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Christmas Changes for The Hammers
Today teams play on Boxing Day but in the past Christmas was a very busy time for professional footballers and spectators. In the 1940s and 1950s teams would regularly have back to back league fixtures on Christmas and Boxing Day. Typically the back to back games would be home and away matches against the same local team. The last time the Hammers had Christmas back to back games was in December 1958, the season after winning promotion to Division One. On Christmas Day the Hammers were hosts to Spurs and then reversed the fixture for Boxing Day. The club were recipients of good Christmas tidings as they wrapped up four league points from completing the double over Spurs. A 2-1 home win was followed by a 4-1 victory at White Hart Lane.
At Christmas time it is an opportunity to reflect on how football’s approach to the festive time has changed. I have a couple of festive recollections though I’m sure there are many more. Even ignoring the more recent players’ Christmas parties with their well publicised antics.
There is no truth in any rumours that the only Christmas turkeys you will see at Upton Park will be running around the pitch. For West Ham Football Club another custom used to be giving the players a Christmas turkey. This custom may have started in Charles Paynter’s reign at Upton Park. I certainly recall reading about players receiving a turkey in the mid 1950s. A couple of pictures capture this West Ham Christmas custom. One is from the 1960s (right) and the other is from the decade before.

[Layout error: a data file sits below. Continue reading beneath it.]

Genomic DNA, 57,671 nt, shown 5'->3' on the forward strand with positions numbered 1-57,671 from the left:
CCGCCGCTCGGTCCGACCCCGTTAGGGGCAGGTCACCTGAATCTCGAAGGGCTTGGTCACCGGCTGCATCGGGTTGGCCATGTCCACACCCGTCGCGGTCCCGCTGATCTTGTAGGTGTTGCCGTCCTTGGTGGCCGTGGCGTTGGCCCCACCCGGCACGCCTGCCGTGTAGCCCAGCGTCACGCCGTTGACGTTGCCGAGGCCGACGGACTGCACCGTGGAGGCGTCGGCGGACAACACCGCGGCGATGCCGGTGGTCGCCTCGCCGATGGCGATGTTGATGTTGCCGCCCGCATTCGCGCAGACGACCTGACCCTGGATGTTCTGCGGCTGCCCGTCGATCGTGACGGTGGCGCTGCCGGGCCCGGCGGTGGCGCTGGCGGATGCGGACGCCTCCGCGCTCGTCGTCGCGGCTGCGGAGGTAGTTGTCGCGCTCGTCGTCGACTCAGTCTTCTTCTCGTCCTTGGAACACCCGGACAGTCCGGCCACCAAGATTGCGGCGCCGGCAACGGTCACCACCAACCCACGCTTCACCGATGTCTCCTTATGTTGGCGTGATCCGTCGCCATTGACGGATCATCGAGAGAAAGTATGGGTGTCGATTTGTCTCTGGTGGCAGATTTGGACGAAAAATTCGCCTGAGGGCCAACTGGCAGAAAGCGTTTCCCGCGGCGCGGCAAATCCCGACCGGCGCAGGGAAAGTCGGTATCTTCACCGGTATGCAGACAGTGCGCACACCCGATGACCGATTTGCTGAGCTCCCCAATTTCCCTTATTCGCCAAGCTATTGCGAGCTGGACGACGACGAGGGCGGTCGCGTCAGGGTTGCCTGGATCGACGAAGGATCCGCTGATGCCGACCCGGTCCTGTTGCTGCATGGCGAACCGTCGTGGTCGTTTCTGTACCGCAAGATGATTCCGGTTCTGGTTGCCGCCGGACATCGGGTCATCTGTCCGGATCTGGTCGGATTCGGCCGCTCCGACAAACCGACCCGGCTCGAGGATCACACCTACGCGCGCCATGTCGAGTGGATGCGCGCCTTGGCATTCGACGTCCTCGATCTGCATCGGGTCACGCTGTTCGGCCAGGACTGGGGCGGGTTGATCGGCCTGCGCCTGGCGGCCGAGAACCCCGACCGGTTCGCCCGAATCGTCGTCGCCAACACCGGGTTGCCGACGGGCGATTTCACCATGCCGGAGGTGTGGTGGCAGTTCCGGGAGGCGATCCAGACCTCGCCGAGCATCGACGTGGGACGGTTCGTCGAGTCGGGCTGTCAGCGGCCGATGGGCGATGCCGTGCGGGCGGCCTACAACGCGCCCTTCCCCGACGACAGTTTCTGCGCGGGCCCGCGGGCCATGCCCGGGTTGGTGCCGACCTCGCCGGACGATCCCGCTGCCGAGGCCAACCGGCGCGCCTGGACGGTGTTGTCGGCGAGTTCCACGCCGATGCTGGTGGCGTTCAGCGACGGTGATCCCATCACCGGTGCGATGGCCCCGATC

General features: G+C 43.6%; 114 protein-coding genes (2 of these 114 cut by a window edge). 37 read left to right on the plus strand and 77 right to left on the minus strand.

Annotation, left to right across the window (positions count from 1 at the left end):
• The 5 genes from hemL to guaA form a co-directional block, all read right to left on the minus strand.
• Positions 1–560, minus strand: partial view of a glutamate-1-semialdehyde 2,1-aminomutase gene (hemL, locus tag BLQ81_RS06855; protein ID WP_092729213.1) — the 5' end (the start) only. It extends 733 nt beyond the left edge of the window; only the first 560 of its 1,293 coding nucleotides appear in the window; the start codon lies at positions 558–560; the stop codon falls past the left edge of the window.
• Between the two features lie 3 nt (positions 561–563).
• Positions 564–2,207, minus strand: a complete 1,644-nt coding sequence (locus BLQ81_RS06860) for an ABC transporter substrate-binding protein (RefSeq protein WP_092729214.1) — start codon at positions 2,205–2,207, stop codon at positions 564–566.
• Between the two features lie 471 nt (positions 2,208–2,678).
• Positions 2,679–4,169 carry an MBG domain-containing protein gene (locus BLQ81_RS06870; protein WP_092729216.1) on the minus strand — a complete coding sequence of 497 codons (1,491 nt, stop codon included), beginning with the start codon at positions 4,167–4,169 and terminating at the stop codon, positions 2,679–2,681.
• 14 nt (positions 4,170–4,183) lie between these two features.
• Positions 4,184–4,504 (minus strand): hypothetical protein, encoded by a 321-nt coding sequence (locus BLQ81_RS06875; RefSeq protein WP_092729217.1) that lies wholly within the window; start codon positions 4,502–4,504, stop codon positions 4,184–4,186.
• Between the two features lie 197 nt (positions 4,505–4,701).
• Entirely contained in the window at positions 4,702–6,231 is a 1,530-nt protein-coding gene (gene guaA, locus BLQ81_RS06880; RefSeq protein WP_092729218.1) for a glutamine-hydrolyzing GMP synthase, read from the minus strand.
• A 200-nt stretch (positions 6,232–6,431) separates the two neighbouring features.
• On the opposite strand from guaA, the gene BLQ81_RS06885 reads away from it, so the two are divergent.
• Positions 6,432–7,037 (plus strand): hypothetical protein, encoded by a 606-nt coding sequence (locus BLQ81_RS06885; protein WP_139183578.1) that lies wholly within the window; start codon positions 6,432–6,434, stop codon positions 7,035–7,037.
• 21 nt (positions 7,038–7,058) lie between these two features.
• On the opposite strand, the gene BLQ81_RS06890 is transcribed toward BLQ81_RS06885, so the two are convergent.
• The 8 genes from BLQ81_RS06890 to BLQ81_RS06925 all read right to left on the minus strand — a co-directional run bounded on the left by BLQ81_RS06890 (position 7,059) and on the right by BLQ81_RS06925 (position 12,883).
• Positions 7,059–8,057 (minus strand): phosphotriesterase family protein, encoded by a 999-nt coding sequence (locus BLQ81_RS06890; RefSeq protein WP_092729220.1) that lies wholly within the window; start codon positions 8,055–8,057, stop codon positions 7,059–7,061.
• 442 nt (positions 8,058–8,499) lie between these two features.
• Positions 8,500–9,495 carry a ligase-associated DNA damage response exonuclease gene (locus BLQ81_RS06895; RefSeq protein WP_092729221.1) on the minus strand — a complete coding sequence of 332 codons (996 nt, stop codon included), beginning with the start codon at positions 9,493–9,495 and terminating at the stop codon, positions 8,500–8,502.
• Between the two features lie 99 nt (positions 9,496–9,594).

The 1959 shot below sees the players queuing up behind a butcher’s van for their bird after a training session. Left to right is Vic Keeble, Malcolm Musgrove, John Bond partially hidden by Noel Dwyer, Harry Obeney, Ken Brown, (youth player), Mike Grice, Bobby Moore and Phil Woosnam. The second local press picture captures Peter Brabrook, Billy Bonds, Geoff Hurst, Martin Peters and John Sissons receiving their Christmas fare in December 1967.
Receiving a turkey in the 1950s and 1960s would have been appreciated far more than it would today. In the 1950s and 1960s a roast turkey dinner was a special meal and for most families an annual event whereas today roast turkey is no longer that exclusive. The Mr.Scrooge in me wonders how players today would react to an offer of a Christmas turkey. In the 1950s players may have been happy to jump on the local bus to collect their turkey but would today’s players jump in their Mercedes or Ferrari to collect a turkey? Have a happy Christmas and let’s hope the Christmas cheer extends to three points on Boxing Day!
Alan Sealey, Jim Standen and Roger Hugo
all get the Bird...